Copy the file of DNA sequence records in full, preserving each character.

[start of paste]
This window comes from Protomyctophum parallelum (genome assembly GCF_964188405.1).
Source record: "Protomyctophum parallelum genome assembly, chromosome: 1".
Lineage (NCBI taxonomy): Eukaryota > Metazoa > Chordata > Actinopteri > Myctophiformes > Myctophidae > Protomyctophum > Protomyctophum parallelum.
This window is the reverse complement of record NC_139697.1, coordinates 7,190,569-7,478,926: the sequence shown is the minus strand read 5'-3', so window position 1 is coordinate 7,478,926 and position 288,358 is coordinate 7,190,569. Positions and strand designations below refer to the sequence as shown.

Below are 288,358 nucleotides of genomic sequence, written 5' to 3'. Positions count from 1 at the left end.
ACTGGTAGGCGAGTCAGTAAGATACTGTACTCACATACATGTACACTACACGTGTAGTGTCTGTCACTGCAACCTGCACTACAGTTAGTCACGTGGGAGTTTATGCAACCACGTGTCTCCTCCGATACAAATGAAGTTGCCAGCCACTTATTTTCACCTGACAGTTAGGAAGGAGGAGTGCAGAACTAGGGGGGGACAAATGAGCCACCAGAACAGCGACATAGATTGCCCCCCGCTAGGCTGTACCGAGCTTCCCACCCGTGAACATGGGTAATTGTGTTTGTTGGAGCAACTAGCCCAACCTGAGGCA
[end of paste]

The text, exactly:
This window comes from Protomyctophum parallelum (genome assembly GCF_964188405.1).
Source record: "Protomyctophum parallelum genome assembly, chromosome: 1".
Lineage (NCBI taxonomy): Eukaryota > Metazoa > Chordata > Actinopteri > Myctophiformes > Myctophidae > Protomyctophum > Protomyctophum parallelum.
This window is the reverse complement of record NC_139697.1, coordinates 7,190,569-7,478,926: the sequence shown is the minus strand read 5'-3', so window position 1 is coordinate 7,478,926 and position 288,358 is coordinate 7,190,569. Positions and strand designations below refer to the sequence as shown.

Below are 288,358 nucleotides of genomic sequence, written 5' to 3'. Positions count from 1 at the left end.
ACTGGTAGGCGAGTCAGTAAGATACTGTACTCACATACATGTACACTACACGTGTAGTGTCTGTCACTGCAACCTGCACTACAGTTAGTCACGTGGGAGTTTATGCAACCACGTGTCTCCTCCGATACAAATGAAGTTGCCAGCCACTTATTTTCACCTGACAGTTAGGAAGGAGGAGTGCAGAACTAGGGGGGGACAAATGAGCCACCAGAACAGCGACATAGATTGCCCCCCGCTAGGCTGTACCGAGCTTCCCACCCGTGAACATGGGTAATTGTGTTTGTTGGAGCAACTAGCCCAACCTGAGGCA